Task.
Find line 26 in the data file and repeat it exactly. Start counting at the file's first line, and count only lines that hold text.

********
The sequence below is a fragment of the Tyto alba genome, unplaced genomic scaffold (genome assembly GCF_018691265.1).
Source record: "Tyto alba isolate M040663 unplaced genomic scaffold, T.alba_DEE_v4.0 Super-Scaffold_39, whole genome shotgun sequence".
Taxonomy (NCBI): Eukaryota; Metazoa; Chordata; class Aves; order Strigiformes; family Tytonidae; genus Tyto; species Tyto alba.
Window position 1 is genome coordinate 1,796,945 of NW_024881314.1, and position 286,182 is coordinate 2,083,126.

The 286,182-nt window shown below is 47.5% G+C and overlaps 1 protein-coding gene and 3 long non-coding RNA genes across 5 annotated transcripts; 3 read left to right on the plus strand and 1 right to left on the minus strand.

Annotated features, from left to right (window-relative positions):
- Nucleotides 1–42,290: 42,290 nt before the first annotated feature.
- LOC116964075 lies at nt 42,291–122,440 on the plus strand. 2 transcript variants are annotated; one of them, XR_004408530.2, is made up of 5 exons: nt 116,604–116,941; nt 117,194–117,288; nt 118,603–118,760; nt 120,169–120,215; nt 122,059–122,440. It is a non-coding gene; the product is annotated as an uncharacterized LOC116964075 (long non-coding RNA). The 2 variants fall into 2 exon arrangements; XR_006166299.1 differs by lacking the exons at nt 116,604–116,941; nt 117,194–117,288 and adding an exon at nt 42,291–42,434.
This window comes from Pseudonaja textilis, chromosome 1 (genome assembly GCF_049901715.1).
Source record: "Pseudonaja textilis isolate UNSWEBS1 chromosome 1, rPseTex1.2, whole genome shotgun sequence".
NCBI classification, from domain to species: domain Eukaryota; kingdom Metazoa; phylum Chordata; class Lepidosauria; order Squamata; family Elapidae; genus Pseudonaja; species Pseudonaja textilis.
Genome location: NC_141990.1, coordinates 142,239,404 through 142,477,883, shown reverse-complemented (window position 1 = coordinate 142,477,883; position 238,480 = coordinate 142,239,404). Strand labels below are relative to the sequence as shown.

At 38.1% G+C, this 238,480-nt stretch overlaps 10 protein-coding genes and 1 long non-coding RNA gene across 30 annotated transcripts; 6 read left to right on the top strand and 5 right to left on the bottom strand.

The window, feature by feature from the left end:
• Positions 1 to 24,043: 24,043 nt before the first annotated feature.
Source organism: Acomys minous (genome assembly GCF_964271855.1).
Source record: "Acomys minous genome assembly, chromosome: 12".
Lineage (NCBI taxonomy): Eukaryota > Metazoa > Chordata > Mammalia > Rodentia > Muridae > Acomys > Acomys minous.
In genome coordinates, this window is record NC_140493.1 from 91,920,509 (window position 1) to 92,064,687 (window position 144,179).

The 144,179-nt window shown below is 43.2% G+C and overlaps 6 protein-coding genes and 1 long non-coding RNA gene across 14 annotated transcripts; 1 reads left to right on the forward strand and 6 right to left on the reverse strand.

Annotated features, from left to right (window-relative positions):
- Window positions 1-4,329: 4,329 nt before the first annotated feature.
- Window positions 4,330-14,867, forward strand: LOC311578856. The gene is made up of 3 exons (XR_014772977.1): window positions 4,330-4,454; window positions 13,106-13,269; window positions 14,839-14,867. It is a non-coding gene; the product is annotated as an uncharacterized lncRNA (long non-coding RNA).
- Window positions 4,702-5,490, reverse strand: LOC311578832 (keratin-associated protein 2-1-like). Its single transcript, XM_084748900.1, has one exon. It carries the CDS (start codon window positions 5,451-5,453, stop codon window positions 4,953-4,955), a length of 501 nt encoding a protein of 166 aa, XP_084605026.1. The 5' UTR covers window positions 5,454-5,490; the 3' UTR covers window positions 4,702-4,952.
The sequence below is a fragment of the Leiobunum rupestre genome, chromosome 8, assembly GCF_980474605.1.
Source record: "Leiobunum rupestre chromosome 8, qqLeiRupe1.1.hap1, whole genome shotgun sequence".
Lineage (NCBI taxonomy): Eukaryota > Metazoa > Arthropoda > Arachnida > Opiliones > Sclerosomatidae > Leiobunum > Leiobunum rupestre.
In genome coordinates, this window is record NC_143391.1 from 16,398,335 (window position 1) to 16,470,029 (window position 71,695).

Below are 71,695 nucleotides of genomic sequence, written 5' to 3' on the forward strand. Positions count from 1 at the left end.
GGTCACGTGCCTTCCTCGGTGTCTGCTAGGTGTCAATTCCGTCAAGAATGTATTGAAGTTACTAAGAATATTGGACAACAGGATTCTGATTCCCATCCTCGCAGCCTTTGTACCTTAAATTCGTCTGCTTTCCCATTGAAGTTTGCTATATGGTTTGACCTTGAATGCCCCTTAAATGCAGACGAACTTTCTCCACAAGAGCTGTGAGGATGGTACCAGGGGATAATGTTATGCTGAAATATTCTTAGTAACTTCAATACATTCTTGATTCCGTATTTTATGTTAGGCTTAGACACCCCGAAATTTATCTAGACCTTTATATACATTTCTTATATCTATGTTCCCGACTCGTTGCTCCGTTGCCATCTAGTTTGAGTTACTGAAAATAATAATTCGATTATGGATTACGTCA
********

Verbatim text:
Source record: "Leiobunum rupestre chromosome 8, qqLeiRupe1.1.hap1, whole genome shotgun sequence".